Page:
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Djurgården island once served as the hunting grounds of the Swedish kings. Today, the island is still owned by the king, but he has been considerate enough to convert it into a national recreational island with a number of top attractions, from the Gröna Lund amusement park to the Skansen open-air museum and Astrid Lindgren’s Junibacken (‘Pippi Longstocking Land’).
Stockholm, which is surrounded by approximately 30,000 islands, is itself built on 14 islands, each with its own distinct character. The small Gamla Stan, with the quaint old city, is located in the middle, while Norrmalm in the north is the cultural island and Södermalm in the south the shopping island. In the east, you’ll find Djurgården (which means ‘animal yard’), which is the leisure island, a green oasis with woods, picnic fields, beaches, hiking trails and world-class museums.
The attractions at the Gröna Lund amusement park can be seen from far and wide, like the 55-metre-high Katapulten, which does exactly what its name would lead you to expect, and the 121-metre-high super carousel Eclipse. There are 7 roller coasters, of which the 32-metre-high Jetline reaches speeds of 90 kilometres per hour, good for an adrenaline rush that lasts one-and-a-half minutes. There are an additional 20 attractions, from bumper cars to a haunted house. Children (and adults) will not be bored for a second here.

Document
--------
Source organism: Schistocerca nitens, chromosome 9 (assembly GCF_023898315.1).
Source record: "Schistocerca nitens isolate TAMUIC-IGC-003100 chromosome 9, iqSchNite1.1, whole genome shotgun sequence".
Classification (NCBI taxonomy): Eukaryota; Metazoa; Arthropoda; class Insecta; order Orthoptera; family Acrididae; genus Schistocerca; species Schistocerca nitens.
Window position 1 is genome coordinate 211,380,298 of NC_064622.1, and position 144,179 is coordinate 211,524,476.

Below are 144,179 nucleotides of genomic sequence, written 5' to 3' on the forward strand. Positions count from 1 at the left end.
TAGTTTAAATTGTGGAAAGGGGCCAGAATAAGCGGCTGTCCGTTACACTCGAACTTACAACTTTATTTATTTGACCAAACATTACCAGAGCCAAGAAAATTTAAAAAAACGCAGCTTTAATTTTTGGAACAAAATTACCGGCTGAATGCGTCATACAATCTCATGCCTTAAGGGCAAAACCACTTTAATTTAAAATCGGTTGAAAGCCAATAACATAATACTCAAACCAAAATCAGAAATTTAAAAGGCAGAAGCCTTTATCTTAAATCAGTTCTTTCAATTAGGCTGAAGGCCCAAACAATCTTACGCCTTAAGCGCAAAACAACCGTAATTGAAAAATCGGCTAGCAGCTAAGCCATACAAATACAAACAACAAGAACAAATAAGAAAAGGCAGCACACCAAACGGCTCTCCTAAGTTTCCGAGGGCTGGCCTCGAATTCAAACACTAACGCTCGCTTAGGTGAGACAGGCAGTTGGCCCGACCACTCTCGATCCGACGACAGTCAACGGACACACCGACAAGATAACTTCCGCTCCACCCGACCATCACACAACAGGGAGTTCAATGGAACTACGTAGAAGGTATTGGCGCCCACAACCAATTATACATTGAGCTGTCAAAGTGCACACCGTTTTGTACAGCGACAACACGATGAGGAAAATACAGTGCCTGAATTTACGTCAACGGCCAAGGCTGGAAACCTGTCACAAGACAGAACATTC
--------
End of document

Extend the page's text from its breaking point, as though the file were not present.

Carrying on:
With around 1.5 million visitors each year, Skansen is the most popular attraction in Stockholm. This open-air museum, which opened in 1891, takes you through 5 centuries of Swedish history shown through around 150 traditional homes, shops, warehouses, farmhouses and churches from all corners of Scandinavia. For the kids, there’s a zoo with bears, monkeys, crocodiles, moose and reindeer.
To visit Villa Villekula, Lönneberga, Bullerby and all other homes and streets from Astrid Lindgren’s Pippi and other books, you’ll need to take a 4-hour train ride to Astrid Lindgren’s Värld in Vimmerby. Closer by, at Djurgården, fans can get their fill at Junibacken. In this Pippi-themed museum, the kids can travel by train through a fantasy house designed by Marit Törnqvist, the illustrator of many of the Pippi books. Astrid Lindgren is the main focus, but other Swedish children’s book writers also get their due.